SYDNEY — Australian scientists Thursday unveiled the biggest-ever graveyard of an ancient rhino-sized mega-wombat called diprotodon, with the site potentially holding valuable clues on the species’ extinction.
The remote fossil deposit in outback Queensland state is thought to contain up to 50 diprotodon skeletons including a huge specimen named Kenny, whose jawbone alone is 70 centimetres (28 inches) long. Lead scientist on the dig, Scott Hocknull from the Queensland Museum in Brisbane, said Kenny was one of the largest diprotodons he had ever seen and one of the best preserved specimens.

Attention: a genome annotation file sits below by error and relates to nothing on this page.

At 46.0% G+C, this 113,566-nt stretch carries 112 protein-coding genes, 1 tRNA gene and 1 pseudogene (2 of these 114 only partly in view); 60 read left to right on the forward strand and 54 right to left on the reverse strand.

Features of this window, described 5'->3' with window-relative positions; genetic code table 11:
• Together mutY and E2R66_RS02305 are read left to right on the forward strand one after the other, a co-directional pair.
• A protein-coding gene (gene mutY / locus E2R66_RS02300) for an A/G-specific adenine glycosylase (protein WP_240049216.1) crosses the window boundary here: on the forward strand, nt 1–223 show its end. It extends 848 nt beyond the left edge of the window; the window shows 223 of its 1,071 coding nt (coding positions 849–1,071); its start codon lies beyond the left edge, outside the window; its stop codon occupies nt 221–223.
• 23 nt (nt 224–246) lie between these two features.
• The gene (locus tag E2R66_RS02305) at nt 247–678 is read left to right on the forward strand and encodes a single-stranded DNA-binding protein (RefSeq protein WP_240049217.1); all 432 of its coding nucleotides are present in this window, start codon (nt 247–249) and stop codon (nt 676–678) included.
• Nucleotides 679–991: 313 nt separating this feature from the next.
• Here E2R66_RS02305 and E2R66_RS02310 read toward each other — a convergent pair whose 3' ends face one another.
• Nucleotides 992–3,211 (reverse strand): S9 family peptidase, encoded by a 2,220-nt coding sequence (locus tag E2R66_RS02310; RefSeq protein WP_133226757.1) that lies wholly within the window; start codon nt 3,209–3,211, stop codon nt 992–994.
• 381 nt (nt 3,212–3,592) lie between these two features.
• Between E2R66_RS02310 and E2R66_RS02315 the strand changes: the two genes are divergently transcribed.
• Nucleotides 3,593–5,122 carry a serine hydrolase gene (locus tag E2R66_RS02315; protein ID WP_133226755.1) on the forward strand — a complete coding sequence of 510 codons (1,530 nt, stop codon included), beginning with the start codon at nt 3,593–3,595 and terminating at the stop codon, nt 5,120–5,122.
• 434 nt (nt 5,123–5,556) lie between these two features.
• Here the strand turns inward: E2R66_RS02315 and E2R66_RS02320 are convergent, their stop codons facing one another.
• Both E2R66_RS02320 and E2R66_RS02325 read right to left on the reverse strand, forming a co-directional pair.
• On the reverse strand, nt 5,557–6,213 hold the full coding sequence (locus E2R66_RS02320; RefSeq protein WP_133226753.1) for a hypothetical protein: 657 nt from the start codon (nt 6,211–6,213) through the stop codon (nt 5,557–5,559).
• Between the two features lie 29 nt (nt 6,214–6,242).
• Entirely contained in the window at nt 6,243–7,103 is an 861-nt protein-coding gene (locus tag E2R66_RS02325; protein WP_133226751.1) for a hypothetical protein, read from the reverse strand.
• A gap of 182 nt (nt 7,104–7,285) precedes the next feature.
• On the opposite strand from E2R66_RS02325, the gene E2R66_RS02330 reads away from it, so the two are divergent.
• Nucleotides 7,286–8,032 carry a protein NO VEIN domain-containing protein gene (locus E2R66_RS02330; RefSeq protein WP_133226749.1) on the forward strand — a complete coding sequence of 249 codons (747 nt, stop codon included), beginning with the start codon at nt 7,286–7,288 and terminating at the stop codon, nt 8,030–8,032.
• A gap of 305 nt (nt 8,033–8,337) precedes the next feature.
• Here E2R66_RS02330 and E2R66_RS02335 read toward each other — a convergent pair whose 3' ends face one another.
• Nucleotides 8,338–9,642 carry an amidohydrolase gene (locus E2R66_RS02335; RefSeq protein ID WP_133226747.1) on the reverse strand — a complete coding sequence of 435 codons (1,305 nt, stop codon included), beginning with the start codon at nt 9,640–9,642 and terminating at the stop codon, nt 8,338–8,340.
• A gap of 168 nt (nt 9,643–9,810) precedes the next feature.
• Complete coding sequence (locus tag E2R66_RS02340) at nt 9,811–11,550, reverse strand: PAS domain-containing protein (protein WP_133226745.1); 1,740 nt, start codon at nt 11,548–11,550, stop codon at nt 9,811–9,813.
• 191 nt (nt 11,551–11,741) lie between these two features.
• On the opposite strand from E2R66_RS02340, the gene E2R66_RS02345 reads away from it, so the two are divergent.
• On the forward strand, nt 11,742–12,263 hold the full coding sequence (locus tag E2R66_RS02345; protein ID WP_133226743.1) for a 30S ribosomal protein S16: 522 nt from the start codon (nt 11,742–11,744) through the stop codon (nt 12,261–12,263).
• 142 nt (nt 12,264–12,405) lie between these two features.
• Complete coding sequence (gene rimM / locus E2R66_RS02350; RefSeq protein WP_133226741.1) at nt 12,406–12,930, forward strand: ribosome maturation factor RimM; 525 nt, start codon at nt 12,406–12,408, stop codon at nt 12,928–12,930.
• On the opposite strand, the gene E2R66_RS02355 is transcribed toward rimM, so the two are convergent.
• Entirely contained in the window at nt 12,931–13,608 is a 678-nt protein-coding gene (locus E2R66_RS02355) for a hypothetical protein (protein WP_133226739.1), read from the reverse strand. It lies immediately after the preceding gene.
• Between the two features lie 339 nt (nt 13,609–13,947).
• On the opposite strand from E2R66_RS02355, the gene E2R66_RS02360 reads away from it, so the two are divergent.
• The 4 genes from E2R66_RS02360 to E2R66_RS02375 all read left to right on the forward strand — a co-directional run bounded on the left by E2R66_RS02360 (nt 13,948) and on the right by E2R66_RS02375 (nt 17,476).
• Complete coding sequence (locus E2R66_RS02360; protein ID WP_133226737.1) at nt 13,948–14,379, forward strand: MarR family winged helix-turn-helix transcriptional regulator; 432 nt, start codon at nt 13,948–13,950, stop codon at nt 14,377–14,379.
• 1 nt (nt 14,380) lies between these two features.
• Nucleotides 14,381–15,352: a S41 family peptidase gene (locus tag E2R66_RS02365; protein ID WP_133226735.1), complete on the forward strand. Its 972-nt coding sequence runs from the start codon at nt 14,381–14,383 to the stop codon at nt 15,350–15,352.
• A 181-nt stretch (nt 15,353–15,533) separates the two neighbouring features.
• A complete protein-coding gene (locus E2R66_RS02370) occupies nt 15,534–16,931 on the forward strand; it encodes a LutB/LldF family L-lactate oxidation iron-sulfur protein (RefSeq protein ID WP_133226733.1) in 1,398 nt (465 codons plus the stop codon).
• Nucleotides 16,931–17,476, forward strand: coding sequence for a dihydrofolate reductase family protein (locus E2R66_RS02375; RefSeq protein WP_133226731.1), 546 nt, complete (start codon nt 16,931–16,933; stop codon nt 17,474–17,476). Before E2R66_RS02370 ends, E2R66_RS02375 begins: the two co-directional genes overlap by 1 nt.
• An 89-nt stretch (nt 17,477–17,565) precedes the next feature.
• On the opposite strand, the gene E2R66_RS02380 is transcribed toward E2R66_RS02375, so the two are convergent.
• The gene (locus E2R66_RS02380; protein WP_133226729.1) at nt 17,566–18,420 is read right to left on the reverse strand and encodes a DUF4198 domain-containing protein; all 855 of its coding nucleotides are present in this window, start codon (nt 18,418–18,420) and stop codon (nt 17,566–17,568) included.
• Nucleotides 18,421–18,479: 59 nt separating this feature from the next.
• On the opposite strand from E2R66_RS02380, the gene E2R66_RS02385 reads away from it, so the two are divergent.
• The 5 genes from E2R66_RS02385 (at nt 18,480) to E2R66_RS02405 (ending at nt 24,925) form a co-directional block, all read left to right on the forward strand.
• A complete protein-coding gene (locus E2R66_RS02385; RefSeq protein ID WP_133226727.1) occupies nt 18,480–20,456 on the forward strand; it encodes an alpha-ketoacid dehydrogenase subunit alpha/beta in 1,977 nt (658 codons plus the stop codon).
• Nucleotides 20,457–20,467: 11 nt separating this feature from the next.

Pigeon-toed and with a backward-facing pouch large enough to carry an adult human, Hocknull likened diprotodon to “a cross between a wombat and a bear but the size of a rhinoceros”. The deposit contained the largest concentration of mega-wombat fossils ever discovered and could hold important clues on how the diprotodon lived and what caused it to perish, he said. — AFP